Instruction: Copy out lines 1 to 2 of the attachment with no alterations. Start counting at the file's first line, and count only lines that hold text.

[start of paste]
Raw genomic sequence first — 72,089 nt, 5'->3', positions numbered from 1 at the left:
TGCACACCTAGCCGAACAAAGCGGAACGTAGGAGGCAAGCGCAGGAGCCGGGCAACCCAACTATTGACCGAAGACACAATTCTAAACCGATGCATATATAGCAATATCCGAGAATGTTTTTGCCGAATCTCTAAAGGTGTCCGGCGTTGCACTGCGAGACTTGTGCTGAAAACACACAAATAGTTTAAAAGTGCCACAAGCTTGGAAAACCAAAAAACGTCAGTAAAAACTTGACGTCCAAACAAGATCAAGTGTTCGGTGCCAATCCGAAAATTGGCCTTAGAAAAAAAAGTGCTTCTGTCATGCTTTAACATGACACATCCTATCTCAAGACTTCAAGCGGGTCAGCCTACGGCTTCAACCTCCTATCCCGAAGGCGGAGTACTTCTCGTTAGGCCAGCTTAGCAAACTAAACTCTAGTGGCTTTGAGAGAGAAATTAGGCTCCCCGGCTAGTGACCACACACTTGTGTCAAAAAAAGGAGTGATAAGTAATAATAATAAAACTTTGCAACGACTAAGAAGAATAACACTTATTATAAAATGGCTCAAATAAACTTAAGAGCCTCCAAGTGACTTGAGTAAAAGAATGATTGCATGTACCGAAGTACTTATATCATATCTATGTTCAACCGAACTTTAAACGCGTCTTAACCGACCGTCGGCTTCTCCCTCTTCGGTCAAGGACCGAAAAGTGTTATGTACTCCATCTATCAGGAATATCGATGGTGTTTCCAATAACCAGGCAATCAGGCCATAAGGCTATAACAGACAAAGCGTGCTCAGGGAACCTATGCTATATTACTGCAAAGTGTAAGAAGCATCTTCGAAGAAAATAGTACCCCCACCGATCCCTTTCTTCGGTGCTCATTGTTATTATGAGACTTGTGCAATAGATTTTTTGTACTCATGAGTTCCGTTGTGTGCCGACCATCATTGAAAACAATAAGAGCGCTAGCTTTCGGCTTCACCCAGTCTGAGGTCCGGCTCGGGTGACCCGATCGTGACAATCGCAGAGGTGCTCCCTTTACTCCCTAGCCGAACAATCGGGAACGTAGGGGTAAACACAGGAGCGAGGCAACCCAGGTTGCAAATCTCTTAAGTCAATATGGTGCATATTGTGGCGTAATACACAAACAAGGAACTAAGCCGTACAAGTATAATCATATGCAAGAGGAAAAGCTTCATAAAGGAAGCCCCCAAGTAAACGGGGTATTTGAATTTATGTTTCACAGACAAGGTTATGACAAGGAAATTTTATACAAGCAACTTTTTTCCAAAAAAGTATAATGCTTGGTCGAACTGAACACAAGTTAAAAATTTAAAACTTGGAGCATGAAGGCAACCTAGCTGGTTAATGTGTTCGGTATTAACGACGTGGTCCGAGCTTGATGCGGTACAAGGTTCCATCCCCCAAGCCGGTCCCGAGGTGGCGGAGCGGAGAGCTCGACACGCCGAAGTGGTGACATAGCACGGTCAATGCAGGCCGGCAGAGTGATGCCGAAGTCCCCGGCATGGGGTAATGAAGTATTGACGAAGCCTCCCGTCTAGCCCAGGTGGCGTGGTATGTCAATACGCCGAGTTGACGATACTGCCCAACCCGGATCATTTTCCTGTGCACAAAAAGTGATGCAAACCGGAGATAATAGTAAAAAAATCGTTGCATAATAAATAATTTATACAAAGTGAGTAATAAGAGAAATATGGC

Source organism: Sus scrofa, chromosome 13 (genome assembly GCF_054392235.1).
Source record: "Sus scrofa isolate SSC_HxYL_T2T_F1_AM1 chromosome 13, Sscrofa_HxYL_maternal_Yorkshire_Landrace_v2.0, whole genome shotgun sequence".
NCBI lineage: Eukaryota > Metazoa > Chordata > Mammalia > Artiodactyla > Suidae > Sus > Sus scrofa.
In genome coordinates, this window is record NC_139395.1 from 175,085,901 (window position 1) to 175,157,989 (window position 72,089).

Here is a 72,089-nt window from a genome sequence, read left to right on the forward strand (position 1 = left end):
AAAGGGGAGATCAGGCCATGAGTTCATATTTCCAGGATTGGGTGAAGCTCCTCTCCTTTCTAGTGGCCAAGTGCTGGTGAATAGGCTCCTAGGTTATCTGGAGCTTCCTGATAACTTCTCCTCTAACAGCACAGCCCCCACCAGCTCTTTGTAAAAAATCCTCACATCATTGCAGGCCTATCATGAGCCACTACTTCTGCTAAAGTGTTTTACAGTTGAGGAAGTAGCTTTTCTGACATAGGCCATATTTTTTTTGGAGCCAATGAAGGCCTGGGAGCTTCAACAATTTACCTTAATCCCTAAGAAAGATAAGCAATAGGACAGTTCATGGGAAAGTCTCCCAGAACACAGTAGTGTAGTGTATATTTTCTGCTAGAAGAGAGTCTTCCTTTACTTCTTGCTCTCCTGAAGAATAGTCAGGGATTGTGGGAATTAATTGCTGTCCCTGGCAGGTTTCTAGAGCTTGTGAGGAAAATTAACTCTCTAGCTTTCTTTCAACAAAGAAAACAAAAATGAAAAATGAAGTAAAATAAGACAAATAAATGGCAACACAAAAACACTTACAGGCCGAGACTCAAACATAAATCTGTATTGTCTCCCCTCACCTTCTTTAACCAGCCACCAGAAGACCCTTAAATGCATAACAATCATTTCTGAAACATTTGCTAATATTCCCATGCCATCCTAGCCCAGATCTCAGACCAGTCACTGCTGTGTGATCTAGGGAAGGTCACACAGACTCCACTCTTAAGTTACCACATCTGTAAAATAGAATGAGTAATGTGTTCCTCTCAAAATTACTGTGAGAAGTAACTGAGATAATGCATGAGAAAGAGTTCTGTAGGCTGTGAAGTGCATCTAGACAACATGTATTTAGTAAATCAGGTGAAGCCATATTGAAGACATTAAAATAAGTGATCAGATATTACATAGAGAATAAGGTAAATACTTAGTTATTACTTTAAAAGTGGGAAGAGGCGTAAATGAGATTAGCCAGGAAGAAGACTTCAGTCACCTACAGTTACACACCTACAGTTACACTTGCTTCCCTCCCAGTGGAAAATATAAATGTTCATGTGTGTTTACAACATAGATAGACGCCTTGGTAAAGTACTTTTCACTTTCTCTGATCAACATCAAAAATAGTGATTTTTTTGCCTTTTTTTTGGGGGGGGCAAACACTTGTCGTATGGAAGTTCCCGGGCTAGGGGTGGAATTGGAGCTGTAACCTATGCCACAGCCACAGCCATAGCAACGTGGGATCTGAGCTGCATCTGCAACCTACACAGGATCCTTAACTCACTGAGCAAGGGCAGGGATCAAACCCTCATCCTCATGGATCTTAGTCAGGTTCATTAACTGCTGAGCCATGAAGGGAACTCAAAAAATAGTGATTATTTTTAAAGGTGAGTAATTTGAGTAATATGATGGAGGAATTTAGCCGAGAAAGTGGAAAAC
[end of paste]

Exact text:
Raw genomic sequence first — 72,089 nt, 5'->3', positions numbered from 1 at the left:
TGCACACCTAGCCGAACAAAGCGGAACGTAGGAGGCAAGCGCAGGAGCCGGGCAACCCAACTATTGACCGAAGACACAATTCTAAACCGATGCATATATAGCAATATCCGAGAATGTTTTTGCCGAATCTCTAAAGGTGTCCGGCGTTGCACTGCGAGACTTGTGCTGAAAACACACAAATAGTTTAAAAGTGCCACAAGCTTGGAAAACCAAAAAACGTCAGTAAAAACTTGACGTCCAAACAAGATCAAGTGTTCGGTGCCAATCCGAAAATTGGCCTTAGAAAAAAAAGTGCTTCTGTCATGCTTTAACATGACACATCCTATCTCAAGACTTCAAGCGGGTCAGCCTACGGCTTCAACCTCCTATCCCGAAGGCGGAGTACTTCTCGTTAGGCCAGCTTAGCAAACTAAACTCTAGTGGCTTTGAGAGAGAAATTAGGCTCCCCGGCTAGTGACCACACACTTGTGTCAAAAAAAGGAGTGATAAGTAATAATAATAAAACTTTGCAACGACTAAGAAGAATAACACTTATTATAAAATGGCTCAAATAAACTTAAGAGCCTCCAAGTGACTTGAGTAAAAGAATGATTGCATGTACCGAAGTACTTATATCATATCTATGTTCAACCGAACTTTAAACGCGTCTTAACCGACCGTCGGCTTCTCCCTCTTCGGTCAAGGACCGAAAAGTGTTATGTACTCCATCTATCAGGAATATCGATGGTGTTTCCAATAACCAGGCAATCAGGCCATAAGGCTATAACAGACAAAGCGTGCTCAGGGAACCTATGCTATATTACTGCAAAGTGTAAGAAGCATCTTCGAAGAAAATAGTACCCCCACCGATCCCTTTCTTCGGTGCTCATTGTTATTATGAGACTTGTGCAATAGATTTTTTGTACTCATGAGTTCCGTTGTGTGCCGACCATCATTGAAAACAATAAGAGCGCTAGCTTTCGGCTTCACCCAGTCTGAGGTCCGGCTCGGGTGACCCGATCGTGACAATCGCAGAGGTGCTCCCTTTACTCCCTAGCCGAACAATCGGGAACGTAGGGGTAAACACAGGAGCGAGGCAACCCAGGTTGCAAATCTCTTAAGTCAATATGGTGCATATTGTGGCGTAATACACAAACAAGGAACTAAGCCGTACAAGTATAATCATATGCAAGAGGAAAAGCTTCATAAAGGAAGCCCCCAAGTAAACGGGGTATTTGAATTTATGTTTCACAGACAAGGTTATGACAAGGAAATTTTATACAAGCAACTTTTTTCCAAAAAAGTATAATGCTTGGTCGAACTGAACACAAGTTAAAAATTTAAAACTTGGAGCATGAAGGCAACCTAGCTGGTTAATGTGTTCGGTATTAACGACGTGGTCCGAGCTTGATGCGGTACAAGGTTCCATCCCCCAAGCCGGTCCCGAGGTGGCGGAGCGGAGAGCTCGACACGCCGAAGTGGTGACATAGCACGGTCAATGCAGGCCGGCAGAGTGATGCCGAAGTCCCCGGCATGGGGTAATGAAGTATTGACGAAGCCTCCCGTCTAGCCCAGGTGGCGTGGTATGTCAATACGCCGAGTTGACGATACTGCCCAACCCGGATCATTTTCCTGTGCACAAAAAGTGATGCAAACCGGAGATAATAGTAAAAAAATCGTTGCATAATAAATAATTTATACAAAGTGAGTAATAAGAGAAATATGGC